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The Problem with Kindle

April 19th, 2013

I love my Kindle.  With reservations.

It’s great for reading novels.  It’s light-weight, I can read it lying in bed, or take it to the beach or doctor’s waiting-room, and it carries within it a number of books I have yet to exceed.  I’m the kind of person who can be reading 2, 3 or even four novels at at time, and there they all are together in one neat little package, always saving my place and returning me there when I pick it up.  I can also read magazines on my Kindle, and the latest issue is always available at the touch of a button.  I love my Kindle.

But I hate the Kindle.  It is terrible.  Terrible for reading non-fiction.  Kindle non-fiction books suck big weeners.

Kindle books have no page numbers.  None at all.  (“Have you no shame, sir?”)  There is a lttle number showing the percentage of the book you are at; but with a 500-page book, to know you are at 25% tells you you are on page 125, or maybe 124, or 123, or maybe page 126, or 127, maybe 128—in other words, no page numbers.  But the TEXT will refer to PAGE NUMBERS: within the text itself (“see pp 99-103”), or in the index, or in the endnotes.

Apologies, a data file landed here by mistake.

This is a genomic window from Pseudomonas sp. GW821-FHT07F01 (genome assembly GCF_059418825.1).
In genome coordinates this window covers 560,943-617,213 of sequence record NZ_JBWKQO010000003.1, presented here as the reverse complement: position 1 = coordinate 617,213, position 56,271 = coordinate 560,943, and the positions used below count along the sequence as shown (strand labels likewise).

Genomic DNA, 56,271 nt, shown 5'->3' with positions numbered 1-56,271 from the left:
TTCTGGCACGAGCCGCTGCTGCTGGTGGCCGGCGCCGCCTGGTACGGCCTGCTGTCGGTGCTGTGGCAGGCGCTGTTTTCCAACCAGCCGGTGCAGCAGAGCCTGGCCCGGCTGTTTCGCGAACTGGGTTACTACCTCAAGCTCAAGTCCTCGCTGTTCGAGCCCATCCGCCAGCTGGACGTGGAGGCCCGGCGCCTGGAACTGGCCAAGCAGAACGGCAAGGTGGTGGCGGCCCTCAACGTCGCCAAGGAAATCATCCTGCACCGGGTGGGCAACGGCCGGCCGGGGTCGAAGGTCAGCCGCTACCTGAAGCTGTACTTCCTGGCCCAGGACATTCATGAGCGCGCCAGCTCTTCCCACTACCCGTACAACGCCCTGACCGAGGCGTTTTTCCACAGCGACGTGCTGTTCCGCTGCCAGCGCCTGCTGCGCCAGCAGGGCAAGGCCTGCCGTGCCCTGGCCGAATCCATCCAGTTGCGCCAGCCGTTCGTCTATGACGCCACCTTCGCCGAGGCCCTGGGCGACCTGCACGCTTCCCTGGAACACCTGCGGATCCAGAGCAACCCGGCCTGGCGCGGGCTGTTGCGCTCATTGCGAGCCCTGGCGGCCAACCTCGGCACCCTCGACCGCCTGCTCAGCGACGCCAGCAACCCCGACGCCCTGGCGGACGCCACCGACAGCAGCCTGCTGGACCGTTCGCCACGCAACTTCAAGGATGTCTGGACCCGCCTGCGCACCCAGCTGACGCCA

And then there are the mysterious “location numbers”.  You can choose, from a menu, to “go to” a certain ‘location’.  But who knows where those positions might be?    Admittedly, if you position the cursor in the text, the location number will pop up; make a “note” or highlight, and it will be identified by location number. But without such a reference, the location number is meaningless.

What ever happened to page numbers?  Would they really be so hard to associate with the text?

Speaking of endnotes, or footnotes:  why are they not LINKS?  How shall I find a footnote that appears at the end of a chapter (or really, the end of a page, of which there are none–pages, that is).

All in all, the Kindle is great for reading fiction.  But for non-fiction, it sucks.


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